Professional Jeweler Archive: Your Financials - How Do They Compare?

September 2000

Managing: Your Money

Your Financials - How Do They Compare?

Knowing how your numbers stack up and what they mean will allow you to continue to grow your business

Every month without fail, you get those darn numbers from your accountant or bookkeeper. Should you pay attention to them? What do they really mean in the overall scheme of things?

Put them to good use by doing some comparisons of your business and other retail businesses. Are your numbers higher or lower than average or the same? If they differ from the average, it doesn’t necessarily indicate a problem, only that you should consider them more closely and understand how and why they differ. Many factors are involved, and there can be many excellent reasons you aren’t in the survey’s norm.

The percentages in this article are taken from Jewelers of America’s “1999 Cost of Doing Business Survey.” By the time you read this, the 2000 edition will be available with even more updated information. Now let’s look at a few different numbers.

Deciphering a Few Key Statistics

Gross Margin, 48% (net sales less cost of goods sold)

Comparing this number to Jewelers of America’s industry average will give you an idea how your business is doing on a nationwide basis and by type of store. If you’re below the JA average, it doesn’t necessarily indicate a problem. For example, you may pay a lot in salaries (if your sales staff has tenure, for instance), or a number of other factors may affect your financial reports. However, if your figures deviate from the industry average, it’s important for you to understand why.

Payroll, 19.8% (including owners & fringe)

Are your costs comparable to those in the survey? Many people assume that if payroll costs are high, as a percentage of sales, they must be overstaffed. However, this may not be the case with your business.

First, you should consider all other factors that affect sales, including your store hours, your promotions and your employee scheduling. Look broadly for possible solutions and select actions that make the most sense based on the comparison of numbers and your understanding of your business. You may not need to make any adjustments at all.

Advertising and Related Promotional, 3.9%

One of the most-asked questions from jewelers nationwide: “How do I rank in comparison to other jewelers in my advertising/promotional spending?”

In this category, the midrange low was 2.3% and the high was 5.5% in the 1999 survey. Why the variance? Perhaps because one region has many jewelers who advertise heavily, so everyone has to spend more to keep their store’s name in the public eye.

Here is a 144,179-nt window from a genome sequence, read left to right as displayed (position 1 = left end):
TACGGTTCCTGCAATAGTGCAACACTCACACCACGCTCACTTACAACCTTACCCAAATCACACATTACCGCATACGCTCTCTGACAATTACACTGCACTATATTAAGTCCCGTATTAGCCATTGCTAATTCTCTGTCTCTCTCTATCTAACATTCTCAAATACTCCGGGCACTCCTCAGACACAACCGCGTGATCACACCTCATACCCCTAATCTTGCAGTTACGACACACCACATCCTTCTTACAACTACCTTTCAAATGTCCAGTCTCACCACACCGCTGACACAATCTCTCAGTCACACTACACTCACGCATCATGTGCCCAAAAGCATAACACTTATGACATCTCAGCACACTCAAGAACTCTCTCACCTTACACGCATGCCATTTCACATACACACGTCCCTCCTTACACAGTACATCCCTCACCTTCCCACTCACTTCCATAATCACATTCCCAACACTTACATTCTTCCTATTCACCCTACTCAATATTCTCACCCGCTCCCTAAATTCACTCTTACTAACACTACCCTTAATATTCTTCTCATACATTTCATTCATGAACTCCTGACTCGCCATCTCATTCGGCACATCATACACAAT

Or perhaps a jeweler runs many promotions to get new customers in the door. If the jeweler is on the low end, maybe the region’s advertising costs are priced well below the national average. This means the jeweler can spend much less on the same amount of advertising as a similar retailer spends in a more-expensive area. Again, know why your numbers fall where they do.

Distribution of Sales by Category

The chart at left breaks down sales by product category. Your numbers will be different if you promote and sell one particular category over another, such as gemstones, estate jewelry or custom design.

While the overall survey’s norm is all fine and good, it may not be the same as your operation. It’s more important to look at categories that compare to your store’s size, location and sales volume to best see how your operation compares. As long as you know why your numbers are what they are, you’re in good shape to continue to grow your business.

JA’s “Cost of Doing Business Survey” is a complete 100+ page report. For copies of the 2000 survey, call JA at (800) 223-0673.

Distribution of Sales
in Jewelry Stores
Diamond/Diamond Jewelry 46%
Karat Gold Jewelry 13%
Gemstone Jewelry 10%
Repairing 9%
Watches 5%
Other New Jewelry 5%
Cultured Pearls 3%
Tabletops, Gifts, Silver Flatware 3%
Fashion Jewelry 2%
Other 2%
Appraisal 1%
Estate Jewelry 1%
These are just a few of the statistics the Jewelers of America "Cost of Doing Business Survey" tracks. These are from the averages of all companies responding, though the survey is broken down into more specific categories for accurate comparison.

– by Caroline Stanley
Director of Marketing & Communications Jewelers of America

Copyright © 2001 by Bond Communications